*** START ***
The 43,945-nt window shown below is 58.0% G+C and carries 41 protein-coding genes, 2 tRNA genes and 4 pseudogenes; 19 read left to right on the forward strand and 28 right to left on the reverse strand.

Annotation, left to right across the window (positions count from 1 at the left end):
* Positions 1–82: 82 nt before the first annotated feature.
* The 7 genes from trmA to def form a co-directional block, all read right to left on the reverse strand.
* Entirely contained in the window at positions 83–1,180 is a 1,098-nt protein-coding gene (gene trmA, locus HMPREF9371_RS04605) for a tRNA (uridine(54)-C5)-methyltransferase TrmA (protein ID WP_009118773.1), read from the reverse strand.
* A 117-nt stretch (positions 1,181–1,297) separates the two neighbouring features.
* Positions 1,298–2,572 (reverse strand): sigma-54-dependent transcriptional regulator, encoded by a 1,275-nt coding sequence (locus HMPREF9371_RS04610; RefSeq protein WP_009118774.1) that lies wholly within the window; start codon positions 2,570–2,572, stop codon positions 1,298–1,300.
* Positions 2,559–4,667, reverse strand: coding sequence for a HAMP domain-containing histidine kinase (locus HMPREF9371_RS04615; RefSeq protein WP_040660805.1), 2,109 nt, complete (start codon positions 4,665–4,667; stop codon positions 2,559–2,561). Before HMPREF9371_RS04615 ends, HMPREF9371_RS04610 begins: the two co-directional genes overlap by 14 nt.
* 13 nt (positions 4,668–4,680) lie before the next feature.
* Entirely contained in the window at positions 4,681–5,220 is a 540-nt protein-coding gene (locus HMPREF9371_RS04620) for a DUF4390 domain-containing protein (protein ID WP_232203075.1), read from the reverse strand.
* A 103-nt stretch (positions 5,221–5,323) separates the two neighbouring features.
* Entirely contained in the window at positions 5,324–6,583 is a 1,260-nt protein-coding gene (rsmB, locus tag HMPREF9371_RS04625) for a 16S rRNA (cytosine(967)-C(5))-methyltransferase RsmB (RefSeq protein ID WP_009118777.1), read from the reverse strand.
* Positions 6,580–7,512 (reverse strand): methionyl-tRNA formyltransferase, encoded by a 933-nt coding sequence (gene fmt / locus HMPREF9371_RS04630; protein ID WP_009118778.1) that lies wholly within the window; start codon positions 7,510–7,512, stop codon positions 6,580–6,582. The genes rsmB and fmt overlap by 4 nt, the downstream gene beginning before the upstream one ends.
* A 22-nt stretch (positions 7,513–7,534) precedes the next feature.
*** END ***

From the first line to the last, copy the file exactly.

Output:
The 43,945-nt window shown below is 58.0% G+C and carries 41 protein-coding genes, 2 tRNA genes and 4 pseudogenes; 19 read left to right on the forward strand and 28 right to left on the reverse strand.

Annotation, left to right across the window (positions count from 1 at the left end):
* Positions 1–82: 82 nt before the first annotated feature.
* The 7 genes from trmA to def form a co-directional block, all read right to left on the reverse strand.
* Entirely contained in the window at positions 83–1,180 is a 1,098-nt protein-coding gene (gene trmA, locus HMPREF9371_RS04605) for a tRNA (uridine(54)-C5)-methyltransferase TrmA (protein ID WP_009118773.1), read from the reverse strand.
* A 117-nt stretch (positions 1,181–1,297) separates the two neighbouring features.
* Positions 1,298–2,572 (reverse strand): sigma-54-dependent transcriptional regulator, encoded by a 1,275-nt coding sequence (locus HMPREF9371_RS04610; RefSeq protein WP_009118774.1) that lies wholly within the window; start codon positions 2,570–2,572, stop codon positions 1,298–1,300.
* Positions 2,559–4,667, reverse strand: coding sequence for a HAMP domain-containing histidine kinase (locus HMPREF9371_RS04615; RefSeq protein WP_040660805.1), 2,109 nt, complete (start codon positions 4,665–4,667; stop codon positions 2,559–2,561). Before HMPREF9371_RS04615 ends, HMPREF9371_RS04610 begins: the two co-directional genes overlap by 14 nt.
* 13 nt (positions 4,668–4,680) lie before the next feature.
* Entirely contained in the window at positions 4,681–5,220 is a 540-nt protein-coding gene (locus HMPREF9371_RS04620) for a DUF4390 domain-containing protein (protein ID WP_232203075.1), read from the reverse strand.
* A 103-nt stretch (positions 5,221–5,323) separates the two neighbouring features.
* Entirely contained in the window at positions 5,324–6,583 is a 1,260-nt protein-coding gene (rsmB, locus tag HMPREF9371_RS04625) for a 16S rRNA (cytosine(967)-C(5))-methyltransferase RsmB (RefSeq protein ID WP_009118777.1), read from the reverse strand.
* Positions 6,580–7,512 (reverse strand): methionyl-tRNA formyltransferase, encoded by a 933-nt coding sequence (gene fmt / locus HMPREF9371_RS04630; protein ID WP_009118778.1) that lies wholly within the window; start codon positions 7,510–7,512, stop codon positions 6,580–6,582. The genes rsmB and fmt overlap by 4 nt, the downstream gene beginning before the upstream one ends.
* A 22-nt stretch (positions 7,513–7,534) precedes the next feature.